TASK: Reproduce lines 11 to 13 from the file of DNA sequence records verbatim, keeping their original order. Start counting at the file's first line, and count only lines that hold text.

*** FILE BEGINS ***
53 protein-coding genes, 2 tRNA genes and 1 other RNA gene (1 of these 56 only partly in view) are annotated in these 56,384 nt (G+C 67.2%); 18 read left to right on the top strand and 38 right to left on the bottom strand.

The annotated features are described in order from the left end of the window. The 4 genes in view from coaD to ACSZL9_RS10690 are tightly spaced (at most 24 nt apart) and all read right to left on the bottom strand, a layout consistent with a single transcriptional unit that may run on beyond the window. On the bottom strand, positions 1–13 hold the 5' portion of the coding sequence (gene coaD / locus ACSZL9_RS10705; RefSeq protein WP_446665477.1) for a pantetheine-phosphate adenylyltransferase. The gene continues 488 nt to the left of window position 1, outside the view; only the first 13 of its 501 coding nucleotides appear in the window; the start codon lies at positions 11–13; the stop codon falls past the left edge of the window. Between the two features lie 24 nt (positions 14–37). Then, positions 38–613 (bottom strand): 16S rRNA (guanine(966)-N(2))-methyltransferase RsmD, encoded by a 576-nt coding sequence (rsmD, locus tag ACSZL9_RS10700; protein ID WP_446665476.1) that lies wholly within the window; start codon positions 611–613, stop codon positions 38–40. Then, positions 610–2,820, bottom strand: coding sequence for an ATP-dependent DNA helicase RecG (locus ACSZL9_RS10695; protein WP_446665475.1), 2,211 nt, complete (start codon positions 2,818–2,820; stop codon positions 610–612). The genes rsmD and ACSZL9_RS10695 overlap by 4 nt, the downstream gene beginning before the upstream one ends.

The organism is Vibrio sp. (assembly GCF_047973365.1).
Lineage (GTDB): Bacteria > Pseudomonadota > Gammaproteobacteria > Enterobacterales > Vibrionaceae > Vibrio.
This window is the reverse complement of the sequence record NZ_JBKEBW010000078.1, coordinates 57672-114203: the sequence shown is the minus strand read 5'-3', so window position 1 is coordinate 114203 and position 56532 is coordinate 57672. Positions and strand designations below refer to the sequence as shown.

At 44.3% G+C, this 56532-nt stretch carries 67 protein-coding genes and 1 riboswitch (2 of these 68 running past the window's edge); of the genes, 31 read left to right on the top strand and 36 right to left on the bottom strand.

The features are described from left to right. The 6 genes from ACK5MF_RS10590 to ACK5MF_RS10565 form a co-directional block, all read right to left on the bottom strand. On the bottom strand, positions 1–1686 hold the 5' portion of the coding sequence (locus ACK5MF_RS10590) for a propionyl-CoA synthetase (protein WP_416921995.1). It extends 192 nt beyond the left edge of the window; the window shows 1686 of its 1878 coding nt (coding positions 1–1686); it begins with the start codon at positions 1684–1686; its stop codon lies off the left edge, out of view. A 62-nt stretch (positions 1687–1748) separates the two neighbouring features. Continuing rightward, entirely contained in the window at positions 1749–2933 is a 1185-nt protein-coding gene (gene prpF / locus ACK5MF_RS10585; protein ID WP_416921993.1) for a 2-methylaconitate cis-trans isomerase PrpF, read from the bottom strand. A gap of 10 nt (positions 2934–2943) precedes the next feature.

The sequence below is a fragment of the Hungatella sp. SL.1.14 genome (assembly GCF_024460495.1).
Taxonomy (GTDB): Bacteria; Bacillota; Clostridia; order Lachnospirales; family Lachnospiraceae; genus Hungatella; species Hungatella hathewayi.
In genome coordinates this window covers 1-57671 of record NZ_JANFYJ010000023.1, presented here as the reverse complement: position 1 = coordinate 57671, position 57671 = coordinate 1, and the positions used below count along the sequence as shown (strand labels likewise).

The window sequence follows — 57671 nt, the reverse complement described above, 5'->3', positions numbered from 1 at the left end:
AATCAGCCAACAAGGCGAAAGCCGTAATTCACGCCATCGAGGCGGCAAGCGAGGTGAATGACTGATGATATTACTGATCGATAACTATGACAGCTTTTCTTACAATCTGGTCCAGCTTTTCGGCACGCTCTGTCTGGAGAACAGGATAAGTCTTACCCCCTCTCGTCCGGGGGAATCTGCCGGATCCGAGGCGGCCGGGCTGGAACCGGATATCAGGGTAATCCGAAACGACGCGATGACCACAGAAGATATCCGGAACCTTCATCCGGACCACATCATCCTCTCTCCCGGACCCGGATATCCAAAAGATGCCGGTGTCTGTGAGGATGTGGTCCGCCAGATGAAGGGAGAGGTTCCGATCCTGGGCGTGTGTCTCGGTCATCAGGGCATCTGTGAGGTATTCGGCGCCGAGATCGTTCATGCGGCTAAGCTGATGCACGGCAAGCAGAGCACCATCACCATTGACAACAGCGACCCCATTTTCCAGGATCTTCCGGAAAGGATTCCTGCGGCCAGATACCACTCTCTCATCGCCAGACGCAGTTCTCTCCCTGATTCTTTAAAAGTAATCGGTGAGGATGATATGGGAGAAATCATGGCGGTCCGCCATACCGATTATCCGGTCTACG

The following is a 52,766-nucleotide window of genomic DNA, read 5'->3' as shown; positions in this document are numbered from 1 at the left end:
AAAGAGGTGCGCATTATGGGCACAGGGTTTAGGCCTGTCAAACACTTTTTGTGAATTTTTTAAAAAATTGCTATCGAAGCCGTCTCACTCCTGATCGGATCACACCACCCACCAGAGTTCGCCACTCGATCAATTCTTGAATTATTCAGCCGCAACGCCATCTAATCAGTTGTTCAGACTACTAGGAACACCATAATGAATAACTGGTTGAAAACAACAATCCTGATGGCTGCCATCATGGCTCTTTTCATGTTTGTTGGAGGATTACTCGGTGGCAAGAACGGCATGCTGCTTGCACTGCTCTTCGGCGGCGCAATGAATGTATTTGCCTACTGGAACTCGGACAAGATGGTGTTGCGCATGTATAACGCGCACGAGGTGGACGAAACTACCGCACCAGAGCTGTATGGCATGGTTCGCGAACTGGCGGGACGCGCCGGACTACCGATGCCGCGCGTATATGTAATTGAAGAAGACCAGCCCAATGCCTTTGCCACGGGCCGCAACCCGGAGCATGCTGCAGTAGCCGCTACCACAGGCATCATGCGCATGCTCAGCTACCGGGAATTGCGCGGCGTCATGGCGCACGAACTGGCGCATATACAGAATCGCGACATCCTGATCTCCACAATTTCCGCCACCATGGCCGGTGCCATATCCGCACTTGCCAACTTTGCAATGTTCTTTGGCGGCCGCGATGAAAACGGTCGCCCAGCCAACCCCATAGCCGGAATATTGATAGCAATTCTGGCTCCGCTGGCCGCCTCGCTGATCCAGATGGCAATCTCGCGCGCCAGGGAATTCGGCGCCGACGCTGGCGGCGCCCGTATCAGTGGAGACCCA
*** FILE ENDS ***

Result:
The window sequence follows — 57671 nt, the reverse complement described above, 5'->3', positions numbered from 1 at the left end:
AATCAGCCAACAAGGCGAAAGCCGTAATTCACGCCATCGAGGCGGCAAGCGAGGTGAATGACTGATGATATTACTGATCGATAACTATGACAGCTTTTCTTACAATCTGGTCCAGCTTTTCGGCACGCTCTGTCTGGAGAACAGGATAAGTCTTACCCCCTCTCGTCCGGGGGAATCTGCCGGATCCGAGGCGGCCGGGCTGGAACCGGATATCAGGGTAATCCGAAACGACGCGATGACCACAGAAGATATCCGGAACCTTCATCCGGACCACATCATCCTCTCTCCCGGACCCGGATATCCAAAAGATGCCGGTGTCTGTGAGGATGTGGTCCGCCAGATGAAGGGAGAGGTTCCGATCCTGGGCGTGTGTCTCGGTCATCAGGGCATCTGTGAGGTATTCGGCGCCGAGATCGTTCATGCGGCTAAGCTGATGCACGGCAAGCAGAGCACCATCACCATTGACAACAGCGACCCCATTTTCCAGGATCTTCCGGAAAGGATTCCTGCGGCCAGATACCACTCTCTCATCGCCAGACGCAGTTCTCTCCCTGATTCTTTAAAAGTAATCGGTGAGGATGATATGGGAGAAATCATGGCGGTCCGCCATACCGATTATCCGGTCTACG

The following is a 52,766-nucleotide window of genomic DNA, read 5'->3' as shown; positions in this document are numbered from 1 at the left end: